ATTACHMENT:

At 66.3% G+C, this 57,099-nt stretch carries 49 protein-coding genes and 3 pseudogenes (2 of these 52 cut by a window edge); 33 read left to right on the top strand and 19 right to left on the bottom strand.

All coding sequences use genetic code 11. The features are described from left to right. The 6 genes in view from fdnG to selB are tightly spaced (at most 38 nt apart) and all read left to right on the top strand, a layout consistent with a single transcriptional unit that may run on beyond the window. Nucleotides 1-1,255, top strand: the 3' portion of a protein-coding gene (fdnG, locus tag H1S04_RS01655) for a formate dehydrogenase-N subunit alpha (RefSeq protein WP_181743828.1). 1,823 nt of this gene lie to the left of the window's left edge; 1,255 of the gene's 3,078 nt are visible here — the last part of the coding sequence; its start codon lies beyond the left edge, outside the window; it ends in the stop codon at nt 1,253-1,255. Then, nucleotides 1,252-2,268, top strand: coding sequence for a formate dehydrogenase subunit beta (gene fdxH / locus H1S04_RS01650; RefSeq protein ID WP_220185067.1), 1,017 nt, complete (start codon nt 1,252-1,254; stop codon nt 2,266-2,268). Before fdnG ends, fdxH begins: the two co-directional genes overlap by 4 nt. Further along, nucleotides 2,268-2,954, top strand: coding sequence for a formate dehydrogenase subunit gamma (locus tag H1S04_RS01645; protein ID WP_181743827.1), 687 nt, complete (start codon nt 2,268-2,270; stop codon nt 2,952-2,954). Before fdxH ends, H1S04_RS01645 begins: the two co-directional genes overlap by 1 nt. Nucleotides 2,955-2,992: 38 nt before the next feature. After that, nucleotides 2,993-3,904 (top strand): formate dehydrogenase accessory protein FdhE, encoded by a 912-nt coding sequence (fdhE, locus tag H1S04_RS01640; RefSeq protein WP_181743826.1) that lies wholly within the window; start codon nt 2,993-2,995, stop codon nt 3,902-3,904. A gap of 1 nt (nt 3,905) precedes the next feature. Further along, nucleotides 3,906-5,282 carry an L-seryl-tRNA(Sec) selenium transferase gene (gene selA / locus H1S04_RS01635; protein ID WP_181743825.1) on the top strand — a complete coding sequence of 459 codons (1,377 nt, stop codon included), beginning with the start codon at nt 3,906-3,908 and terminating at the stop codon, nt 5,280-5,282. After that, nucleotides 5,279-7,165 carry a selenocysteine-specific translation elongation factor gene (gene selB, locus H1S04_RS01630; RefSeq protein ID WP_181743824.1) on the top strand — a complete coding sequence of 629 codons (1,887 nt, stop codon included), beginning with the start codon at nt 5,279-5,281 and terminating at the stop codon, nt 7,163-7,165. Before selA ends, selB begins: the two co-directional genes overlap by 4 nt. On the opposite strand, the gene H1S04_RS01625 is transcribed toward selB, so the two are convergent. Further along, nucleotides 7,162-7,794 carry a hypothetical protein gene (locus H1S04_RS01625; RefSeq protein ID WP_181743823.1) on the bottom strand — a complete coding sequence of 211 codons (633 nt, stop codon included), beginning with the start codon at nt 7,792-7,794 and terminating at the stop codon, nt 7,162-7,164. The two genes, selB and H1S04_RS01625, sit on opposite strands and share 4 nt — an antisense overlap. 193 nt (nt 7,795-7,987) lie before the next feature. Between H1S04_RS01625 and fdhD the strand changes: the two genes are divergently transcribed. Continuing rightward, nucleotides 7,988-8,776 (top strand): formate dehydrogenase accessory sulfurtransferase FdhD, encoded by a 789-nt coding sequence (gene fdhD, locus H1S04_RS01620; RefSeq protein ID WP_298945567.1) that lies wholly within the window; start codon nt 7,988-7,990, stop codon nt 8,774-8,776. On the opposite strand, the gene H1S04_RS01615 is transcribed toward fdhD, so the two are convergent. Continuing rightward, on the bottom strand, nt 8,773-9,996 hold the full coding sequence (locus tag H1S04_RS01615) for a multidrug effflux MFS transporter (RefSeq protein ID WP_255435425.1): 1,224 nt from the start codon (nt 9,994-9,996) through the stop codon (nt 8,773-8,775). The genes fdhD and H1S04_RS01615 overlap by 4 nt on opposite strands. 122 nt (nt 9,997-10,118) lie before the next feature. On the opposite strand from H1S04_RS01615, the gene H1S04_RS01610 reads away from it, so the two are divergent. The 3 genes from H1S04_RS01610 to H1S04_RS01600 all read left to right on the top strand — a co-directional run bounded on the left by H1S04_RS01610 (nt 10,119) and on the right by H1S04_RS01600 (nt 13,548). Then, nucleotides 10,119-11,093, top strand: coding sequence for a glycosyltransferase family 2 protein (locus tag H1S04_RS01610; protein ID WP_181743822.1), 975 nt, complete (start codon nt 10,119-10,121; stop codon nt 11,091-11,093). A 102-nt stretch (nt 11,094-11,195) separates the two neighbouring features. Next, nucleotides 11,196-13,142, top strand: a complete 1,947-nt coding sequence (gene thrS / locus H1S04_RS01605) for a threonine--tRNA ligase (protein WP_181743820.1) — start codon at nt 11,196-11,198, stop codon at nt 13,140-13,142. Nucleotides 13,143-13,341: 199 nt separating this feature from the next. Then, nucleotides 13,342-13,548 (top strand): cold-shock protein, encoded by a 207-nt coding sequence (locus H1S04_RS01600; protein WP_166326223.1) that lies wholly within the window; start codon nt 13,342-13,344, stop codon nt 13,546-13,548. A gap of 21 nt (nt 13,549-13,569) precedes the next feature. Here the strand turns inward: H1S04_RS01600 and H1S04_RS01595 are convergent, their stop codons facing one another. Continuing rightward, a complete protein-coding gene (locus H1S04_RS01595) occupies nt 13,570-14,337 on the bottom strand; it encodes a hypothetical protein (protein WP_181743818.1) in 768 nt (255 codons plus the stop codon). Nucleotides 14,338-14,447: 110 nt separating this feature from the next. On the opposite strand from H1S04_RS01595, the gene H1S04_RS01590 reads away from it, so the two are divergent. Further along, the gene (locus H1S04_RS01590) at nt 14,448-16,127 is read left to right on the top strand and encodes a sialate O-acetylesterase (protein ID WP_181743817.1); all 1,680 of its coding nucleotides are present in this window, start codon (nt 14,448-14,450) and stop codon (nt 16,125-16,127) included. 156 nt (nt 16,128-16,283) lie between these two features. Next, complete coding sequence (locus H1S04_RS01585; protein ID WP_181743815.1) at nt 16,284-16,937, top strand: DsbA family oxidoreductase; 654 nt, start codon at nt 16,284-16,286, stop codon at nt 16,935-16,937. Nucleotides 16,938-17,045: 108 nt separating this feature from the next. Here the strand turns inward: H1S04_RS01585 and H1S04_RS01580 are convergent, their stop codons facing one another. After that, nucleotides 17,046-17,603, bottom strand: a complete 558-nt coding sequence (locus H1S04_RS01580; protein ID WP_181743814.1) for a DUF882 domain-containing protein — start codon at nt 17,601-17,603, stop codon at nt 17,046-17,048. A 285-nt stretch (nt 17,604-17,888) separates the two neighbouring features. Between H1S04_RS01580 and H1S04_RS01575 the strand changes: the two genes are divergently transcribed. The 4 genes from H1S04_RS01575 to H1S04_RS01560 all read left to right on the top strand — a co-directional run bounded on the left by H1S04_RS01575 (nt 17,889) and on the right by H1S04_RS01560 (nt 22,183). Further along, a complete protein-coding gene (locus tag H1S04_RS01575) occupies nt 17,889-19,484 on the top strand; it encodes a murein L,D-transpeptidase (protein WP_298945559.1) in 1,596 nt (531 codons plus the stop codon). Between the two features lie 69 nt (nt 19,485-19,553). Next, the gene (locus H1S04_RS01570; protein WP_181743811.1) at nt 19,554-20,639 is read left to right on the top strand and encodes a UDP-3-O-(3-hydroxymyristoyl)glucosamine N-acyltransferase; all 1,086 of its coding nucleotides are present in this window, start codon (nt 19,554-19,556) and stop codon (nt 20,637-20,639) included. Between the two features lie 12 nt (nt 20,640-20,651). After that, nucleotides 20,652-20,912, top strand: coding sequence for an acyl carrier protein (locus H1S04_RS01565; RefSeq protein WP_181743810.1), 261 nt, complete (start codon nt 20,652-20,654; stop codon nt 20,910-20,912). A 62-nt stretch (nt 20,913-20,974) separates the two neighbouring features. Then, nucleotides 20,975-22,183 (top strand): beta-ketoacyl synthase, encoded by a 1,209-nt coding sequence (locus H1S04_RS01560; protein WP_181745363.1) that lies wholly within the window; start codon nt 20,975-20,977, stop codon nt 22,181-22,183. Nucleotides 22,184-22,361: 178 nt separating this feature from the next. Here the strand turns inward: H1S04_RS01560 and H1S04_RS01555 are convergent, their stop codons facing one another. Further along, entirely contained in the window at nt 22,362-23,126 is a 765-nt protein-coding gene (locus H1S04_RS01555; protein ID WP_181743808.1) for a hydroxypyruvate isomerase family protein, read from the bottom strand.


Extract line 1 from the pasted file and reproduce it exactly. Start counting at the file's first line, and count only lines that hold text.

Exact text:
At 66.3% G+C, this 57,099-nt stretch carries 49 protein-coding genes and 3 pseudogenes (2 of these 52 cut by a window edge); 33 read left to right on the top strand and 19 right to left on the bottom strand.